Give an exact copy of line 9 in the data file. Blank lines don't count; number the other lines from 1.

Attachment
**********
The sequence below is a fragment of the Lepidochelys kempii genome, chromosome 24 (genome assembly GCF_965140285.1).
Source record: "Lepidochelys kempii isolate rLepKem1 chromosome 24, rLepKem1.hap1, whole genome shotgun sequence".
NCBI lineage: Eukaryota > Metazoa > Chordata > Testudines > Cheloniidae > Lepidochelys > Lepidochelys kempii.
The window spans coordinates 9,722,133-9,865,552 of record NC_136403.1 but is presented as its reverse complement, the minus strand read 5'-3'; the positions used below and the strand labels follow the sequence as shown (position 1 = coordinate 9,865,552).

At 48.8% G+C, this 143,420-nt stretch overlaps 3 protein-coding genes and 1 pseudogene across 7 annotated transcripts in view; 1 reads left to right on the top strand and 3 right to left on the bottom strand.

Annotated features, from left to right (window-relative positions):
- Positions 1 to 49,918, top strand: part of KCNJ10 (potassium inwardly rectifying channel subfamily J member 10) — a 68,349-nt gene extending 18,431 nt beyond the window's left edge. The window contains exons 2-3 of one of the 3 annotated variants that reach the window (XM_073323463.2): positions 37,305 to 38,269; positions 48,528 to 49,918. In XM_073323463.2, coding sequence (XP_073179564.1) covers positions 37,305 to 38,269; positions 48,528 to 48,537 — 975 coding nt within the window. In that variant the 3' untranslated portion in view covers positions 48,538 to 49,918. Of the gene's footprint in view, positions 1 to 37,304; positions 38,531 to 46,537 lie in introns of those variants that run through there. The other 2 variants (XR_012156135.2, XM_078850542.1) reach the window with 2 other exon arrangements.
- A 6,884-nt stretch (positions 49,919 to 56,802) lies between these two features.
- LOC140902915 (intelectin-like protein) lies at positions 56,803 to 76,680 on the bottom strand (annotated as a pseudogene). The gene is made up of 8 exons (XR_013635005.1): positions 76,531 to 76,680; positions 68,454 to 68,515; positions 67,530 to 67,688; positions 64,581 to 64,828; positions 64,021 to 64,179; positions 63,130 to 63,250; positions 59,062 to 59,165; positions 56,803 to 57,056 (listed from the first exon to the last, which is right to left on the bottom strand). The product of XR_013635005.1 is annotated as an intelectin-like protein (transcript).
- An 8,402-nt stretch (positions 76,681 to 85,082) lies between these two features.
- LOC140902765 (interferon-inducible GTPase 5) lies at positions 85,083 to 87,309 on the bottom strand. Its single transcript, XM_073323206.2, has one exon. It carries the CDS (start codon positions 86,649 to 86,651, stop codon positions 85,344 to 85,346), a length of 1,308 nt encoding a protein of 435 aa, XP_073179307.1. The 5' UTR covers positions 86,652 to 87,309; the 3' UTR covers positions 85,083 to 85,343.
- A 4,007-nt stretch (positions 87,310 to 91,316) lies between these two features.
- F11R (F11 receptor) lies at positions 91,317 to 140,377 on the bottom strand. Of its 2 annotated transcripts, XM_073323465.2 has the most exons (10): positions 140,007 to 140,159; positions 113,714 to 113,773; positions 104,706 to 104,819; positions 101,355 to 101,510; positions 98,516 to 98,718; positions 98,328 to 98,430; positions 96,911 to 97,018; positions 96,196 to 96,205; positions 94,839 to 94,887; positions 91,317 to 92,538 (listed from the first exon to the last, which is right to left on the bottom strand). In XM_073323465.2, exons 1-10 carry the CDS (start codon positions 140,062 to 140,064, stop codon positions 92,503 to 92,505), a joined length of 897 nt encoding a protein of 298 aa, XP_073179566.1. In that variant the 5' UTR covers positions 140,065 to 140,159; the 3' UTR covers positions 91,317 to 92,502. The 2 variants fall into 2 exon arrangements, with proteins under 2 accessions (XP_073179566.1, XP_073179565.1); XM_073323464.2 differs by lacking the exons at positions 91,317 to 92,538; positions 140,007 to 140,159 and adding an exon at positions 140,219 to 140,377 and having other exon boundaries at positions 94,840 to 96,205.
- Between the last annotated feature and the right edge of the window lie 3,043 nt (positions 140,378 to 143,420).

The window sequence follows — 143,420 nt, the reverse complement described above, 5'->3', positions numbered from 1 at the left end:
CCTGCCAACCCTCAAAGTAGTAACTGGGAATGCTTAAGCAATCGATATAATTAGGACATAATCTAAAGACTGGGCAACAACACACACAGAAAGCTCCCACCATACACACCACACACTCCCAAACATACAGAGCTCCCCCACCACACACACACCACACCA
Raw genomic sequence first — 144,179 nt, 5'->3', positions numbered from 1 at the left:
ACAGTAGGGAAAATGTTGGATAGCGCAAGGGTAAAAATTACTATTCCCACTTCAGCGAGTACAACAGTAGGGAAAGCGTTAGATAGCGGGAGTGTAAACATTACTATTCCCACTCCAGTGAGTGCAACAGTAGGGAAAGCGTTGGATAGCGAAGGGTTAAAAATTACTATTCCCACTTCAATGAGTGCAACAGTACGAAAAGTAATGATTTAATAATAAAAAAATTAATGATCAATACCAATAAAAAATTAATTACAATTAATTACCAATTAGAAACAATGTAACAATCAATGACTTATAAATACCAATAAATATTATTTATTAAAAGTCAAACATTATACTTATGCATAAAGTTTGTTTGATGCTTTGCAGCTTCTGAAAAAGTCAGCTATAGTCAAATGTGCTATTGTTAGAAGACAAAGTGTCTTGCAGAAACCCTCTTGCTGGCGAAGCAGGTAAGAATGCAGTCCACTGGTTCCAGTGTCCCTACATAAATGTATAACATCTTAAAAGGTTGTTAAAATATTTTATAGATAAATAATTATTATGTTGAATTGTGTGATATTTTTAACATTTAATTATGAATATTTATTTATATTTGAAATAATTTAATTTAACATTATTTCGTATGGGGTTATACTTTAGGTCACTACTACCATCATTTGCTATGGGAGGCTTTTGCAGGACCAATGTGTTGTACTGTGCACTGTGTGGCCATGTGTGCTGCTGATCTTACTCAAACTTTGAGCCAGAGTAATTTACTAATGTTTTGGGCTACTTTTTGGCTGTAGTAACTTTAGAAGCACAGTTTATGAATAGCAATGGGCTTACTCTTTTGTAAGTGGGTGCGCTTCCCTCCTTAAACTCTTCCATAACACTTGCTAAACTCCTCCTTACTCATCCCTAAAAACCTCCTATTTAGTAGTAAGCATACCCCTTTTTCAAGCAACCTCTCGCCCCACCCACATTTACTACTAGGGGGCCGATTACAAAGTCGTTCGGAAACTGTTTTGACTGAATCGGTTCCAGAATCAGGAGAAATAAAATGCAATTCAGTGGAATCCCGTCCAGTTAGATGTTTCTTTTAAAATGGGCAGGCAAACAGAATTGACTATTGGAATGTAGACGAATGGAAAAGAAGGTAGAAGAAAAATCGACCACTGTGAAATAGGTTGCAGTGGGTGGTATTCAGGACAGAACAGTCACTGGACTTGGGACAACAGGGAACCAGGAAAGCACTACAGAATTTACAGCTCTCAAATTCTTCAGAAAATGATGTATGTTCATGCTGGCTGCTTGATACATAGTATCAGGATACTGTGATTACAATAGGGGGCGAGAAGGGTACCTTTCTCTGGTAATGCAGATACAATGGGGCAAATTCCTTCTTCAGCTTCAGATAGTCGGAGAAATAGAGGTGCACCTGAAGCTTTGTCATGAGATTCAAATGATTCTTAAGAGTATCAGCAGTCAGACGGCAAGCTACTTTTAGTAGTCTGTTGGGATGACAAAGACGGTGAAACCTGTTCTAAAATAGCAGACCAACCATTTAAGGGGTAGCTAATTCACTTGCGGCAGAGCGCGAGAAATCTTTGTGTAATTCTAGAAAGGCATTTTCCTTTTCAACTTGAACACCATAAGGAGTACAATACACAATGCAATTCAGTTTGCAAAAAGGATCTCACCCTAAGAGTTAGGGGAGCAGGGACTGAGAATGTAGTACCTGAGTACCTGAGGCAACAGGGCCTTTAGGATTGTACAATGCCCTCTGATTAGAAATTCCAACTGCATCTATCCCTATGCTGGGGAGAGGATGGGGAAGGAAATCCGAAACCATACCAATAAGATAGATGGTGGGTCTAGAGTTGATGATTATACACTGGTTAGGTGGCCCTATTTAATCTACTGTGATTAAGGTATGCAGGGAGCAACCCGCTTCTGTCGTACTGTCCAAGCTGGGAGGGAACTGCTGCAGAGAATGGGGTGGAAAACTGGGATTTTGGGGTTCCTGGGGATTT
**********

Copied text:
- LOC140902915 (intelectin-like protein) lies at positions 56,803 to 76,680 on the bottom strand (annotated as a pseudogene). The gene is made up of 8 exons (XR_013635005.1): positions 76,531 to 76,680; positions 68,454 to 68,515; positions 67,530 to 67,688; positions 64,581 to 64,828; positions 64,021 to 64,179; positions 63,130 to 63,250; positions 59,062 to 59,165; positions 56,803 to 57,056 (listed from the first exon to the last, which is right to left on the bottom strand). The product of XR_013635005.1 is annotated as an intelectin-like protein (transcript).